I have to mention that the company contracted by the university to publish dissertations sent me a letter stating that there is a page lacking and it needed corroboration or correction and I was no longer in the mood of handling anything related to my dissertation. 

I had paid over $100 for my dissertation to be published and for a copy left in the main library. All that I know is that I borrowed money to officially graduate, and I paraded in my gown, taken pictures and my diploma handed to me by my advisor.  Enough was enough. 

The light at the end of the tunnel was barely visible and my Golgotha road was just starting.

I experienced all kinds of part-time jobs after graduating PhD in Industrial engineering: Working at all kinds of fast food chains, all kinds of small and large restaurants, facilities for the elderly persons…

My dad had sent me a letter telling me that Maitre Emile Bejjani managed to reserve a position for me at the AUB in Beirut, but this harrowing and grueling period for graduating forced me to shun academic positions for years. 

I recall that I filled the application to the AUB but didn’t send it: I had to experience life in the USA a little more, and get my fill of humiliations and indignities. 

You want happiness? Manage your nerves. (November, 10, 2008)

 

There are three ways to burn energy; on your nerves, your muscles and your brain cells.  I knew subconsciously that the first way is my nemesis which siphoned every drop of energy from me.  Almost 60 years later or until last year I realized that my decisions were guiding me to be relieved of jobs and activities that were nerve consuming.  I focus now on works that require physical and mental activities.  Yes, I hate regular money earning jobs; the thought of a regular job repulse me.  I am working 16 hours a day and do not feel that tired.  I work my garden, I read, write, review books, and publish on wordpress.com.  I drive within a couple of miles from home, no traffic jams, no time wasted on the roads, no hard looks, no internal jockeying politics, no orders to receive from redundant bosses, and no forced meetings.  I pay visits three mornings a week a nearby public library; it is very quiet; I am the only fool to patronize libraries; I read all kinds of new manuscripts and magazines and borrow books too.  The library has a nice almost wild garden and Rita or Mary offer me Nescafe with cookies.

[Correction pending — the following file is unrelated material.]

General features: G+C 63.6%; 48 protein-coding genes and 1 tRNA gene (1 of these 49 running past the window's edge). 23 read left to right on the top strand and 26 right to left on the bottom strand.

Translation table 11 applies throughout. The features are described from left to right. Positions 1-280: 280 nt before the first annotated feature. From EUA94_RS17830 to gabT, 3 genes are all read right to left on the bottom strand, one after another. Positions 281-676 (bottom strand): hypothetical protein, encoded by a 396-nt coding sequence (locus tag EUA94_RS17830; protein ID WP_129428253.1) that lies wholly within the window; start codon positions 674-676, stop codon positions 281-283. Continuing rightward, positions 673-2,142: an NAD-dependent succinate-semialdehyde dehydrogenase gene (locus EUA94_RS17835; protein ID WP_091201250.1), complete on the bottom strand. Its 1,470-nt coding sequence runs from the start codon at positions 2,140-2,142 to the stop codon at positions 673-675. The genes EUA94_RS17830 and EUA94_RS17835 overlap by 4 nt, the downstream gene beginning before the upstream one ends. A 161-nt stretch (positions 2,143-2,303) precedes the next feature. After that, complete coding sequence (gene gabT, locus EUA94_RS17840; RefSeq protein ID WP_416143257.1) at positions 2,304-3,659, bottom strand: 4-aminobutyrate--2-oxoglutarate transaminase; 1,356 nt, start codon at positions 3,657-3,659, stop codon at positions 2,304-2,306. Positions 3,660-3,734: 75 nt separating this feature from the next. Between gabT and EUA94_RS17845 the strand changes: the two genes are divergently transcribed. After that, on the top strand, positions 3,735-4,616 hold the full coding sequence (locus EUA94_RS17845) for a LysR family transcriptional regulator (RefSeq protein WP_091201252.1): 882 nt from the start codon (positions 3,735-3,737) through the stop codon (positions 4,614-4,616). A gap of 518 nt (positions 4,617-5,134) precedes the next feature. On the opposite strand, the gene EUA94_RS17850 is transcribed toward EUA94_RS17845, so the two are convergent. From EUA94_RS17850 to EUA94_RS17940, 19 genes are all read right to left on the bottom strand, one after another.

The general impression around me is that I am useless and that I have wasted my life and didn’t make good use of my professional learning or potentials within the paradigm of the fast pace dictum.  I certainly ended up without money, I didn’t build a house and I didn’t marry but finally I have happiness in my heart. So far, I am inclined to believe that I will get my daily bread. One day, I was totally broke and then I won $1000 in the lotto; I paid my yearly fees to the library and my dues to the Order of Engineers and thus secured my health insurance. Once, I needed to submit to a surgery and I asked wealthy contractor money to cover the extra expenses; I didn’t even say it would be a loan or promised to return the money; I just needed the money and I got it.

I wake up early happy, I work in the tiny garden happy, I read happy and I write happy.  I take naps and enjoy my night sleep.  I realized that what I read I didn’t know, what I knew made sense, what made sense are now part of me and I write about all that and disseminate it.  I am no recluse by choice: when I am invited for a hiking trip or an almost free night out then I am ready; I do enjoy a change in the environment and mingling and observing people.

The saddest part is that I feel sad about the people surrounding me who think that I am miserable and might not be a pleasant company to be around because I don’t care for a regular job and cannot afford to go out.  All this is happening when I feel much more open minded and that sharing my joy with a knowing companion or a friend with free time to spend then it would triple my joy!  The problem is that the process of finding a companion should be a nerve wracking endeavor and the odds of her sharing my “lethargic” happy state are pretty slim.  Heck, if I was in the tripling business in the first place I would have committed suicide after the latest Wall Street crash!


adonis49

adonis49

adonis49

October 2020